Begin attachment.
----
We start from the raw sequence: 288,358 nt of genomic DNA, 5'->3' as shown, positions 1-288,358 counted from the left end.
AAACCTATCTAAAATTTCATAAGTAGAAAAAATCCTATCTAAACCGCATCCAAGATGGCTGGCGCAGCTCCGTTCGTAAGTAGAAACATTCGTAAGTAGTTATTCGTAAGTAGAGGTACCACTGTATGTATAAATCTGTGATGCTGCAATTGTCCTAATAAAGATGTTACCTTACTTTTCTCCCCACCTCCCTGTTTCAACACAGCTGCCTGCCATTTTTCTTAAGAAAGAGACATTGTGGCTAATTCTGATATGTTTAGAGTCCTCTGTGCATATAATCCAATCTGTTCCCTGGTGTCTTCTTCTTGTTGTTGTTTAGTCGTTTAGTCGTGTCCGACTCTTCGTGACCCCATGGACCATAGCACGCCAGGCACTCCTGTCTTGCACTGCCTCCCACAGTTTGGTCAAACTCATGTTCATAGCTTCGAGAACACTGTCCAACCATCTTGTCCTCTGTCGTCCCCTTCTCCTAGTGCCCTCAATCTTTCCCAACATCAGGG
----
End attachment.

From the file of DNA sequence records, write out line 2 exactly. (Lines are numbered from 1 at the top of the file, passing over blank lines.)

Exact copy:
AAACCTATCTAAAATTTCATAAGTAGAAAAAATCCTATCTAAACCGCATCCAAGATGGCTGGCGCAGCTCCGTTCGTAAGTAGAAACATTCGTAAGTAGTTATTCGTAAGTAGAGGTACCACTGTATGTATAAATCTGTGATGCTGCAATTGTCCTAATAAAGATGTTACCTTACTTTTCTCCCCACCTCCCTGTTTCAACACAGCTGCCTGCCATTTTTCTTAAGAAAGAGACATTGTGGCTAATTCTGATATGTTTAGAGTCCTCTGTGCATATAATCCAATCTGTTCCCTGGTGTCTTCTTCTTGTTGTTGTTTAGTCGTTTAGTCGTGTCCGACTCTTCGTGACCCCATGGACCATAGCACGCCAGGCACTCCTGTCTTGCACTGCCTCCCACAGTTTGGTCAAACTCATGTTCATAGCTTCGAGAACACTGTCCAACCATCTTGTCCTCTGTCGTCCCCTTCTCCTAGTGCCCTCAATCTTTCCCAACATCAGGG